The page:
The Scottish Deer Hound, a large and powerful sight hound with a history dating back to the 16th century, was bred to hunt red deer in Scotland. It is a modified
version of the ancient wolfhound, its ancestor.
The hunting expertise of this breed has also been used to hunt Kangaroo
and Wild Boar in Australia, and were at one time also used to track down
wolves in North America.
In its earlier days, the Scottish Deerhound, also known as the Royal Dog of Scotland, resided on the property of large landowners in Scotland, but during the end of the nineteenth century many of these estates were broken up and hunting practices changed. Subsequently, the SDH numbers dwindled. Today the breed is kept mainly as a family dog.
Fame At Last!
A highlight for the breed came about at the 2011 Westminster Dog Show when judges selected a Scottish Deerhound, namely: GCH Foxcliffe Hickory Wind, to receive the prestigious "Best In Show" award. This is the first time this elegant breed has been so honored.
The Deer Hound's physical prowess and running speed can be likened to
Greyhound, though it is larger and has a long shaggy coat. This longer
coat was no doubt bred in by design, in order to provide the dog with
protection from the harsh weather that prevails in the Scottish
The SDH can out pace the Greyhound over rough ground, but on smooth terrain the Greyhound has the edge.
As for his temperament, the Scottish Deer Hound in an easy going dog that enjoys being part of the family. He is a good-natured fellow, both friendly and dignified.
obedient to his owner and eager to please, but like most hounds, has an independent streak.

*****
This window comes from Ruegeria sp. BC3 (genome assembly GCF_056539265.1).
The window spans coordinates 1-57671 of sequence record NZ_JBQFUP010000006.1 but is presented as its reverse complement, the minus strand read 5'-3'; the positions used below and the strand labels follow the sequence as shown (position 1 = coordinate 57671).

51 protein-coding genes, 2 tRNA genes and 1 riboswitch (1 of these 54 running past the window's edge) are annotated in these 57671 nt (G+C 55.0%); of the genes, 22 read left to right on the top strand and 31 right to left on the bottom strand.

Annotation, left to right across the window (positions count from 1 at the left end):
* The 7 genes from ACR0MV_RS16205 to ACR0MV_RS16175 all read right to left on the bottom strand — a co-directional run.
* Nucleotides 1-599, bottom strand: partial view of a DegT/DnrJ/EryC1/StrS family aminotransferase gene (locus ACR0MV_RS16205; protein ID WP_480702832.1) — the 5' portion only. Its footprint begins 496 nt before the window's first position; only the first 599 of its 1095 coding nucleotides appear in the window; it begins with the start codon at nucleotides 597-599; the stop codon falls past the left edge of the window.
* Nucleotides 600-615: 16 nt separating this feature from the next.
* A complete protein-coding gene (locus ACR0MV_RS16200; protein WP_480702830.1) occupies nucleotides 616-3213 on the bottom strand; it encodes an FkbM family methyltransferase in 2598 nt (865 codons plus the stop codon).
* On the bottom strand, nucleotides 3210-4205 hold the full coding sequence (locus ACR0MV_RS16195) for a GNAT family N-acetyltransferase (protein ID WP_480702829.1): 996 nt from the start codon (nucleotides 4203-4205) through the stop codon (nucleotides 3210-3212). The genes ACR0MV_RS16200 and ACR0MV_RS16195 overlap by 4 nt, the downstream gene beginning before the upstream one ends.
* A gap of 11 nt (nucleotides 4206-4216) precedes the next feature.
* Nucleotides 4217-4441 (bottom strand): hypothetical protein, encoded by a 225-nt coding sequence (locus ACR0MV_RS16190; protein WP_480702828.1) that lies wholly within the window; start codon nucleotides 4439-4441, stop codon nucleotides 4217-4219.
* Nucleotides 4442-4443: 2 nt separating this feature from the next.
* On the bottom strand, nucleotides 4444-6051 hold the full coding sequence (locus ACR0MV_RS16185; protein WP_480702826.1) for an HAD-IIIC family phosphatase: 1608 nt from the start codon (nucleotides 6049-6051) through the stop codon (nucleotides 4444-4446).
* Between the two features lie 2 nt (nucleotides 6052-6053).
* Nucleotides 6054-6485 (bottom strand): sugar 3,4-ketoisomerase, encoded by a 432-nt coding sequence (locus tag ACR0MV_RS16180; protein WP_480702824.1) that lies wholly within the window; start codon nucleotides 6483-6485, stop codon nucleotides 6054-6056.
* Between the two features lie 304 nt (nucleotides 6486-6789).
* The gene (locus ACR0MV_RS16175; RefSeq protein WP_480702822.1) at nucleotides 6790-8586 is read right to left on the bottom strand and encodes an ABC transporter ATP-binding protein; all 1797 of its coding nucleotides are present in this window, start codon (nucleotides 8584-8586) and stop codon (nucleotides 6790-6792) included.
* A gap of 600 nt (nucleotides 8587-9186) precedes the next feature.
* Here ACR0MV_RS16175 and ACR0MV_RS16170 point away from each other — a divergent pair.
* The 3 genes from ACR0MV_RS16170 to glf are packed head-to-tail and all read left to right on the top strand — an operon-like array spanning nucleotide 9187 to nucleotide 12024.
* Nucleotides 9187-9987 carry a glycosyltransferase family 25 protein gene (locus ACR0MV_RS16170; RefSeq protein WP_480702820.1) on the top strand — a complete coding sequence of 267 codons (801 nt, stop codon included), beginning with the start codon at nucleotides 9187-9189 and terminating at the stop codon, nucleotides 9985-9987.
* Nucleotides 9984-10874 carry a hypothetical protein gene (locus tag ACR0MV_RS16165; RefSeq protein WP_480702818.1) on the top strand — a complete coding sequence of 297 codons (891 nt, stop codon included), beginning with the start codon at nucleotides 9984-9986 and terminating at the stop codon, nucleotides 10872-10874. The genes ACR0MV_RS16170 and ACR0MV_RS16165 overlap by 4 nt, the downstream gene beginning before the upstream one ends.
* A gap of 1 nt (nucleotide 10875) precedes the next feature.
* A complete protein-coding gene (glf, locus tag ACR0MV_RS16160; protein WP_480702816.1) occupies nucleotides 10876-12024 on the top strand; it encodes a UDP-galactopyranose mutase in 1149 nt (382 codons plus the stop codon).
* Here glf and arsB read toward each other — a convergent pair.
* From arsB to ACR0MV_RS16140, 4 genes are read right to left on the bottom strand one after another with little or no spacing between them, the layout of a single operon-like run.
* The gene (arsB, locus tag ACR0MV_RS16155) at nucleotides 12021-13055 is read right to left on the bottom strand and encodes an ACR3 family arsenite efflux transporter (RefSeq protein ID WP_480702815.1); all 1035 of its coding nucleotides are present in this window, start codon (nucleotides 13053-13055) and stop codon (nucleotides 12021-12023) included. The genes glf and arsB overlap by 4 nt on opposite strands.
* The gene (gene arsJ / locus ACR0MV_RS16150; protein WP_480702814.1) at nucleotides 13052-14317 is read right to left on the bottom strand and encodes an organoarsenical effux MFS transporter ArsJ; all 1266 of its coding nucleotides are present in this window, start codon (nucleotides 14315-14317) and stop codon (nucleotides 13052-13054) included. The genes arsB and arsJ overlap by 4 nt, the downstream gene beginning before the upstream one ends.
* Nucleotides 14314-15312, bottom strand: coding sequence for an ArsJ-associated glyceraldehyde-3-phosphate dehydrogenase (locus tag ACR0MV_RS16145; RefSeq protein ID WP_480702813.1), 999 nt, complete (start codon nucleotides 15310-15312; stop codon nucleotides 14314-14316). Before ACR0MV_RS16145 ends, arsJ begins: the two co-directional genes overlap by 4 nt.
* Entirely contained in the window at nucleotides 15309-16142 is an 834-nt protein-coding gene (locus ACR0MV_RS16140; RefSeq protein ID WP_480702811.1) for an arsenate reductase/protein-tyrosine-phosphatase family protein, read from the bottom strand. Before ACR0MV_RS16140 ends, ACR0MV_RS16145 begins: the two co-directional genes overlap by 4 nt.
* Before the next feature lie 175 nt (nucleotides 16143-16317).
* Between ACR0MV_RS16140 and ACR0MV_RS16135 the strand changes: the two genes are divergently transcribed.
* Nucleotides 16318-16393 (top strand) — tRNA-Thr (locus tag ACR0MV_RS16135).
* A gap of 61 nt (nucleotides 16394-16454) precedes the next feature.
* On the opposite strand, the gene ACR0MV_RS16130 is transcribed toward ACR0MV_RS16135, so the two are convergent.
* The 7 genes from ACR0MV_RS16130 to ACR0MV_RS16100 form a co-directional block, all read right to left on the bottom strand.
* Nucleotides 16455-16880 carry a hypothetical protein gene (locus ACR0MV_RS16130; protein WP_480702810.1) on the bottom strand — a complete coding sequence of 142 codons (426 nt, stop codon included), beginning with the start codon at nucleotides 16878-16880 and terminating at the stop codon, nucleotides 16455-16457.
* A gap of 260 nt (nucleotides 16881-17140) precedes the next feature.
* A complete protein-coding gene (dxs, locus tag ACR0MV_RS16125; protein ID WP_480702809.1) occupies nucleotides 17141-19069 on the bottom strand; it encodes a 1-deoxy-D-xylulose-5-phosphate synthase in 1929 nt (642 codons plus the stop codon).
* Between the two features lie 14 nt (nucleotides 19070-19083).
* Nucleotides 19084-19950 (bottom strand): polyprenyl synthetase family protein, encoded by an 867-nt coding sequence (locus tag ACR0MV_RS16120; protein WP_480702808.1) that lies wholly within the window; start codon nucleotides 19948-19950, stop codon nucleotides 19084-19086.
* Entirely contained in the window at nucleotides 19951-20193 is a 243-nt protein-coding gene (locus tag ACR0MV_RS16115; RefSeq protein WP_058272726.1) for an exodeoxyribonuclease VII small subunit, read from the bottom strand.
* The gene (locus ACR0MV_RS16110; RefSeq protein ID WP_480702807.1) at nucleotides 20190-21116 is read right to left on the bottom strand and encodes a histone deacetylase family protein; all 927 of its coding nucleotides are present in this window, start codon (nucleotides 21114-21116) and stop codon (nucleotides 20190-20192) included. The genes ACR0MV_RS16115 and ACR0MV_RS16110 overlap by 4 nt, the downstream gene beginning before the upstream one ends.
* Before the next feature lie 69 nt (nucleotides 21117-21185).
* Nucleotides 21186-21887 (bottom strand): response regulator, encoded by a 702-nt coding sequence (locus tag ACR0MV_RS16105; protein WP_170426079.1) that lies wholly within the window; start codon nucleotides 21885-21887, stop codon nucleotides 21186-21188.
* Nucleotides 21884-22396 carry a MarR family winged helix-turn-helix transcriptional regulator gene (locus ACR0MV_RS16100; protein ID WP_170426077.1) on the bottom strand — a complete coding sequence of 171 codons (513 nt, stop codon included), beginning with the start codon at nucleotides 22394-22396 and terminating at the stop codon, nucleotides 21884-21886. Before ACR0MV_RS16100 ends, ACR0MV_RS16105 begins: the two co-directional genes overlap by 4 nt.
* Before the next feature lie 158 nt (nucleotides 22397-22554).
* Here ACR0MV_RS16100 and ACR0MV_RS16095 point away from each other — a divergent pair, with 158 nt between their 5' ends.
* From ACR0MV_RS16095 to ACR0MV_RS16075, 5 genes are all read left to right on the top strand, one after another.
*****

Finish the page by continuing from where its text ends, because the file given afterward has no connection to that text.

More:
Being a quick and intelligent learner, training can be accomplished with a patient and friendly approach, coupled with consistency and variety.
Height: 28-32 inches
Weight: 75-110 lbs.
Color variations: Many dark colors, including blue-gray, gray, and brindle
The Deer Hound's coat is wiry and hard, with a softer beard and brow. Surprisingly, not a great deal of brushing is needed to maintain the coat. Shedding is minimal.
Although a quiet and placid dog inside, once outside it loves to be active.
Needs a lot of room to run, coupled with long walks on leash. Ideal breed for a family that regularly likes to go running and/or hiking.
Apartment life would not be suitable for the Scottish Deer Hound.
House with a fairly big fenced yard to provide some romping room for this
large breed dog, is the ideal environment.
The Scottish Deer Hound has a patient and gentle disposition and is considered a very good breed in families with children that have been taught how to be considerate with pets.
That being said, we always recommend that owners have an adult present when pets and children are interacting - no matter what the breed of dog.
The exercise requirements of the Scottish Deer Hound would not make this breed the best choice for sedentary owners. Active seniors would be an exception.
An extensive amount of health information can be found here at deerhound.org Though the guidance is mainly intended for professional breeders, it is unquestionably recommended reading for anyone considering a deerhound.
Covers history of the Scottish Deer Hound, as well as Afghan Hound, Borzoi, Greyhound, Irish Wolfhound, Saluki and Whippet. Includes practical advice on the care of the breeds from breeding to rearing, grooming, training and general health. Many photos.